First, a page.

Found my work life’s new mission statement in this masterpiece by Jay Parkinson: “Healthcare needs to be made cool, engaging, unique, transparent, and personalized." The reality he writes of is tremendously frustrating to those of us who know the system can be better (and are working to make it so). His consistent pushing is appreciated.
I’ve been thinking a ton about the fact that patients aren’t the real customers in healthcare. Very little has been designed for you— the user of healthcare. When you visit a hospital’s website, do you get the same feeling as using Kayak to purchase a plane ticket or tumblr to create your first blog and start publishing within 30 seconds? Do you feel more knowledgeable or more empowered? Nope.
Healthcare talks to you in two ways. They choose from a few different stock photos of smiling old people, male doctors, and photos of their institutions. And then they have two different messages:
“We care about you.”
“We’re the best.”
Visit Hopkins, Mayo, Ronald Reagan UCLA Medical Center, Cleveland Clinic, Mass General, and the Ohio State University Medical Center.
They’ll also throw in the obligatory syndicated health information in “diseases A to Z” because they think you’ll go to your nearest hospital’s website to search for health information rather than your Google search bar.
And these are the top institutions in the country all saying and doing the same thing. Do a random search for some rural hospital somewhere in America and you’ll find the same messaging. It may be tweaked with something like “We’re the best (for Western Maryland)” but of course don’t forget “We Care about you.”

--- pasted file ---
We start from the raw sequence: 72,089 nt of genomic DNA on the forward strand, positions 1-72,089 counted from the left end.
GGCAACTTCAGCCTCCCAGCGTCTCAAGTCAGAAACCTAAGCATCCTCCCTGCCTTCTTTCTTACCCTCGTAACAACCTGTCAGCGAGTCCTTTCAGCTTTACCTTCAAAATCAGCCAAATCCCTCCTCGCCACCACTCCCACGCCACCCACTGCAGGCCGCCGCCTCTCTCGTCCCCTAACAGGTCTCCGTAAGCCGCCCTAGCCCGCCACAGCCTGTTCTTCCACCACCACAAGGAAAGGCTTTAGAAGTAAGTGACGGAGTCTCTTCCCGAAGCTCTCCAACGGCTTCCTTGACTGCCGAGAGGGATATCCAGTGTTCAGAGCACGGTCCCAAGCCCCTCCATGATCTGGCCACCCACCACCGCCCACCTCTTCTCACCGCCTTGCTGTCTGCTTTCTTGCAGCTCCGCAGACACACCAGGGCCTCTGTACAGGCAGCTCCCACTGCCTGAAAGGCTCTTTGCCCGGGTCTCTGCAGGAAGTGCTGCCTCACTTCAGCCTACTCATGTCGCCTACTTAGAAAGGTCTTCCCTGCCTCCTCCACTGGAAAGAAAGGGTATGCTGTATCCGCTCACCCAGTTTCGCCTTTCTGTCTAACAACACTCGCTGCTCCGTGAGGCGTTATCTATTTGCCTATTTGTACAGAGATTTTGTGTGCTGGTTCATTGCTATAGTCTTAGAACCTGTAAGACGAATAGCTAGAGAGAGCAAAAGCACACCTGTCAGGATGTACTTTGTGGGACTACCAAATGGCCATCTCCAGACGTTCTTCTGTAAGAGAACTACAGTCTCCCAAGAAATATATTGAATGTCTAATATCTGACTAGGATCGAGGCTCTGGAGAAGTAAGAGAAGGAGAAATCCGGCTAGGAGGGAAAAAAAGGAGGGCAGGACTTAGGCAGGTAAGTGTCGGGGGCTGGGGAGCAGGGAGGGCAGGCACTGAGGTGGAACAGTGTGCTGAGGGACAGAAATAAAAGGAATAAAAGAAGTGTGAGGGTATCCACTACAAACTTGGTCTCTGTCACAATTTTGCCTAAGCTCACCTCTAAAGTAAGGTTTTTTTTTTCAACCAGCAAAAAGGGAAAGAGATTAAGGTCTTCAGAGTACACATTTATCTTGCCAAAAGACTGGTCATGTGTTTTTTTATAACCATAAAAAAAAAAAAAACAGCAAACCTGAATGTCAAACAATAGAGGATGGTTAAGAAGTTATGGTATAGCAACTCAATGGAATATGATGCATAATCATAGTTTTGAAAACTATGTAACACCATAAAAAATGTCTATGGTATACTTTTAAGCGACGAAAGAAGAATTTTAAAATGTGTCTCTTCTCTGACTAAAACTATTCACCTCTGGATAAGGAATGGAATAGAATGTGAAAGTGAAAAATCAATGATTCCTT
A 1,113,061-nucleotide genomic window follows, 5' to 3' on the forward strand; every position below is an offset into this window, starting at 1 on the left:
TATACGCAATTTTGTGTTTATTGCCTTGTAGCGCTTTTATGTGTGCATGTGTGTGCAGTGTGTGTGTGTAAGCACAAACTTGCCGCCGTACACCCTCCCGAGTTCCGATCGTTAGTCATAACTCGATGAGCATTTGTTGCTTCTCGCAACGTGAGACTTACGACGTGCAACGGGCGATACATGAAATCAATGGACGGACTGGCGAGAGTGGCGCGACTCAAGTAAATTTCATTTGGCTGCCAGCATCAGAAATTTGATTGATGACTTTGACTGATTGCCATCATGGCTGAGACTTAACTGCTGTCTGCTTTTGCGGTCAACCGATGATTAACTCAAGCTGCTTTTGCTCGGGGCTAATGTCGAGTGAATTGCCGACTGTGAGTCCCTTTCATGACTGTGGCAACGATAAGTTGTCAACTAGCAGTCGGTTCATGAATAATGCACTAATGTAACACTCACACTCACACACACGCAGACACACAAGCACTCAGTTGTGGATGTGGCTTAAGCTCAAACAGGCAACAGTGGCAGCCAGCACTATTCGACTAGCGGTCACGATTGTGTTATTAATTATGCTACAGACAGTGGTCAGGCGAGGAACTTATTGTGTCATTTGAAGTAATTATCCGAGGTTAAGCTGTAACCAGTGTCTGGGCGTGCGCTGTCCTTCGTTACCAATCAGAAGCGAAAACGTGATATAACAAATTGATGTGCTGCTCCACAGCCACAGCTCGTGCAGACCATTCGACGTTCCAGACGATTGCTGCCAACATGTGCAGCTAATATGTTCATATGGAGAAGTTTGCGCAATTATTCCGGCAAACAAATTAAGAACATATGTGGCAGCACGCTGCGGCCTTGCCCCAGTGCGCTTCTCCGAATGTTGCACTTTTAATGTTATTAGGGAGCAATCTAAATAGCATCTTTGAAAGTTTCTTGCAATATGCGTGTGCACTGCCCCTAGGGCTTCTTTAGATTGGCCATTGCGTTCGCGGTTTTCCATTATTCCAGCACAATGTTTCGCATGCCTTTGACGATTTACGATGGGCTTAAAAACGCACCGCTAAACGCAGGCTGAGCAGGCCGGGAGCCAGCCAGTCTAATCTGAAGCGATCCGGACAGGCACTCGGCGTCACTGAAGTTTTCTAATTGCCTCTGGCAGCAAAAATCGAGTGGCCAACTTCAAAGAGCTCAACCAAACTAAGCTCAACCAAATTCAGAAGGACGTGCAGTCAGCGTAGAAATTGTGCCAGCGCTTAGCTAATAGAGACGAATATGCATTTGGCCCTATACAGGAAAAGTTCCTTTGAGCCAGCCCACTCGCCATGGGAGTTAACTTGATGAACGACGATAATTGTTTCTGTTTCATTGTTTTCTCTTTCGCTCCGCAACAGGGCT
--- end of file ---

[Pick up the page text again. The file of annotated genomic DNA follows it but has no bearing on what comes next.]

Do they think that people respond to this messaging and these uber helpful tools providing generic syndicated health information? Or is this just a symptom of ridiculously unimaginative groupthink?
The main problem lies in the fact that all of healthcare tries to do all things for all people…and their messaging reflects that generic nothingness.
Healthcare needs to be made cool, engaging, unique, transparent, and personalized. We need to drag it out of pre-Mad Men era messaging, Marketing 101, and 7th grade health class and make the experience one that’s as awesome as buying a computer from the Apple Store or a hip replacement from Bumrungrad.
I can guarantee that in the next 5 years there will be an entire healthcare ecosystem that springs up from the periphery that truly speaks to you and lives up to the same expectations you have from Apple or Kayak. It won’t come from the establishment. It will come from a network of people who simply want something better for themselves and for you.